What are network setups, and how do they work?

The process of assigning network settings, policies, flows, and controls are called network configuration. Because physical network equipment appliances are replaced by software in a virtual network, it is less difficult to perform network configuration changes in a virtual network. This eliminates the need for lengthy manual configuration.

What exactly is configuration control in the context of networking?

On the other hand, network configuration management is the process of continuously monitoring and maintaining the configuration of all network devices, as well as the software and firmware that is loaded on them. This process has several components, including identification of devices, monitoring of device configuration and condition, and inventory management.

What are the three different types of network configuration?

Specifically, there are three types of closed sub-networks:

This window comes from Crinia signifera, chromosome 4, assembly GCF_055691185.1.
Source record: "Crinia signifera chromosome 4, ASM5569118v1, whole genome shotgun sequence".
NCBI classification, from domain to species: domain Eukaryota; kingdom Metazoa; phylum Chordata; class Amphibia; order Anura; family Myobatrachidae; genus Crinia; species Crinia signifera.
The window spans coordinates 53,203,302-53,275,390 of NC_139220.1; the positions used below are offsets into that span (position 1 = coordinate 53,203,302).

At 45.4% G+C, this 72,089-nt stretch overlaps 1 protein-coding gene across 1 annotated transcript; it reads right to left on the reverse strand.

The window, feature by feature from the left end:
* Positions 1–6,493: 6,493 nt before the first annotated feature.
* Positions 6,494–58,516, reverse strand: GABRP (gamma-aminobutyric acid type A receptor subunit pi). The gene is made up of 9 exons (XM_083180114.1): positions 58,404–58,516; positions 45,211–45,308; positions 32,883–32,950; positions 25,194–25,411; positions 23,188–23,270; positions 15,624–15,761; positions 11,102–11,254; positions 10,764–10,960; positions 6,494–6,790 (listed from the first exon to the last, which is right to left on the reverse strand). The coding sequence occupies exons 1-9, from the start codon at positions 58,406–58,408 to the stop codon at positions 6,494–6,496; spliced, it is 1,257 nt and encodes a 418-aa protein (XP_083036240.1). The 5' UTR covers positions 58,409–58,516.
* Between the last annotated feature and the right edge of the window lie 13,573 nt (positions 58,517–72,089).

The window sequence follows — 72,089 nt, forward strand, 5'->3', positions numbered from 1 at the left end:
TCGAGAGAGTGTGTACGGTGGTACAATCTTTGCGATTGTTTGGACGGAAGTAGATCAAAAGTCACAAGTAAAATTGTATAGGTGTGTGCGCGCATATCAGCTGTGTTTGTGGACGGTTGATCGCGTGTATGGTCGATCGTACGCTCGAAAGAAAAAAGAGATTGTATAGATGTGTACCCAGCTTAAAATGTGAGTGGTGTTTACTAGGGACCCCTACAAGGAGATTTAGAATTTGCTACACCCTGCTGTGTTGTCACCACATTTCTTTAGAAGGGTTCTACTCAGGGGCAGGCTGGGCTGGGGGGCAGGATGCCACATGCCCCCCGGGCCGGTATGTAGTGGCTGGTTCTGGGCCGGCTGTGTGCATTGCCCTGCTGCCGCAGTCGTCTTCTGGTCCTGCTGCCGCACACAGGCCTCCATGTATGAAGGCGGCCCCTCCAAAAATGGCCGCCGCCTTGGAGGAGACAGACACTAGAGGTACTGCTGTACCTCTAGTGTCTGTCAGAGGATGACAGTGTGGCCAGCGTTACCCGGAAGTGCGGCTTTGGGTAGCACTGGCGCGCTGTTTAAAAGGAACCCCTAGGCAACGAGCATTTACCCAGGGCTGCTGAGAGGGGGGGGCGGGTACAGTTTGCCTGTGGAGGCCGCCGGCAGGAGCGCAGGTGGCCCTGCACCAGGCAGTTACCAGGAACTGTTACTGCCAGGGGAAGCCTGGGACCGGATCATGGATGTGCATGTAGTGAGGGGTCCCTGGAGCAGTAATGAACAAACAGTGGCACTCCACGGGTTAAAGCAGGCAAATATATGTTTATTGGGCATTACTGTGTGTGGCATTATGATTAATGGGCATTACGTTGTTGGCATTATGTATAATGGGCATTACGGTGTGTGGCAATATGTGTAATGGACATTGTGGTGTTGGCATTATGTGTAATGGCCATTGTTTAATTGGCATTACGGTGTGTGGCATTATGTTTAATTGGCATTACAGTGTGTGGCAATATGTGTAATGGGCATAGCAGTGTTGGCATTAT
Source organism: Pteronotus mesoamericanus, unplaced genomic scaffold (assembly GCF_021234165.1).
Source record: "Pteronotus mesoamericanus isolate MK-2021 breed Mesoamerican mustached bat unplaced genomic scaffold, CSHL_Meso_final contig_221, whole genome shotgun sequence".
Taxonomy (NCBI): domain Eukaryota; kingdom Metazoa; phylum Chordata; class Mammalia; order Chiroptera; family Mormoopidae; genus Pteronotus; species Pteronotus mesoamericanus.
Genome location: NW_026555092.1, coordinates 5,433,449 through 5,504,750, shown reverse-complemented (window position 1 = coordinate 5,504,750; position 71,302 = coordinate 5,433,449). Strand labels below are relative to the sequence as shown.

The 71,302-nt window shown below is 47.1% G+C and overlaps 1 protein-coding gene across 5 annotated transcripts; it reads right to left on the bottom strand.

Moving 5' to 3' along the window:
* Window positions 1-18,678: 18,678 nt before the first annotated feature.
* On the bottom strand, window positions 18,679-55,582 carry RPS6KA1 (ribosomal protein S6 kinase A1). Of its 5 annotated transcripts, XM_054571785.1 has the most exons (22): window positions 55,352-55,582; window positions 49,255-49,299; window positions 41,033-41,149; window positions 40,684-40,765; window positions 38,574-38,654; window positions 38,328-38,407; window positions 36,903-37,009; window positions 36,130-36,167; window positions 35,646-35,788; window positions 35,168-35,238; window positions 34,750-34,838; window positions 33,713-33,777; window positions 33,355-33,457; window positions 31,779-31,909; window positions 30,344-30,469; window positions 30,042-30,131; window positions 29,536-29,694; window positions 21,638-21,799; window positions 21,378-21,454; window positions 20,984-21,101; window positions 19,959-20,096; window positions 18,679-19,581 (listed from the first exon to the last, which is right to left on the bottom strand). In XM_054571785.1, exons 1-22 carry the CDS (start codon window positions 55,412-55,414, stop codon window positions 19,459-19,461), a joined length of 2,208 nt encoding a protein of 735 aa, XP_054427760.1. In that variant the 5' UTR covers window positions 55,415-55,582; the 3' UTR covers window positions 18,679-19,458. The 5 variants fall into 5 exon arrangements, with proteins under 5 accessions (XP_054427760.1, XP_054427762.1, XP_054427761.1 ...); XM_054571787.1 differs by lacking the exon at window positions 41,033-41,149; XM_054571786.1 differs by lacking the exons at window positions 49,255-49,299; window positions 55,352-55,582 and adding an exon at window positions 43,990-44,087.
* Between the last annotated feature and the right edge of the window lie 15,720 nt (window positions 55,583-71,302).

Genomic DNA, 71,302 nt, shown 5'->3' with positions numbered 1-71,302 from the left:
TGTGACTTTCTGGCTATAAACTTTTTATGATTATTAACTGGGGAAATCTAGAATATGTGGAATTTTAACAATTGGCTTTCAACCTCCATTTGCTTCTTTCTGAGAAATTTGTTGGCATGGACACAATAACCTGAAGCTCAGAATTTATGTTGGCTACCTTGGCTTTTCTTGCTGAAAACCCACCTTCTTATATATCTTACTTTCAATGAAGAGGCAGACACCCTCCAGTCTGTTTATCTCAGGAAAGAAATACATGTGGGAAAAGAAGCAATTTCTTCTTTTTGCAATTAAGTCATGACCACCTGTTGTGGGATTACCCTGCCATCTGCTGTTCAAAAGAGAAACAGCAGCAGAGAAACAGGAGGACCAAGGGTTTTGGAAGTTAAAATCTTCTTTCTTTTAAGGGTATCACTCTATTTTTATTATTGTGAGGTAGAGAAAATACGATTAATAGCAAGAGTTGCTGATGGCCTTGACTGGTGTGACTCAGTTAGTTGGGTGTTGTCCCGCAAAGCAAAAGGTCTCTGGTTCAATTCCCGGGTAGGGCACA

1. A network for identifiable data
  2. A network for de-identified data
  3. A network for shared data

The network configuration consists of three types of closed sub-networks. First, no activities can pass between networks A and B or between networks B and C, other than de-identification and anonymization actions, respectively.

The following are some of the components of configuration management:

Definition. The technical and administrative operations are involved in the creation, maintenance, controlled change, and quality control of the scope of work that is referred to as Configuration Management (CM).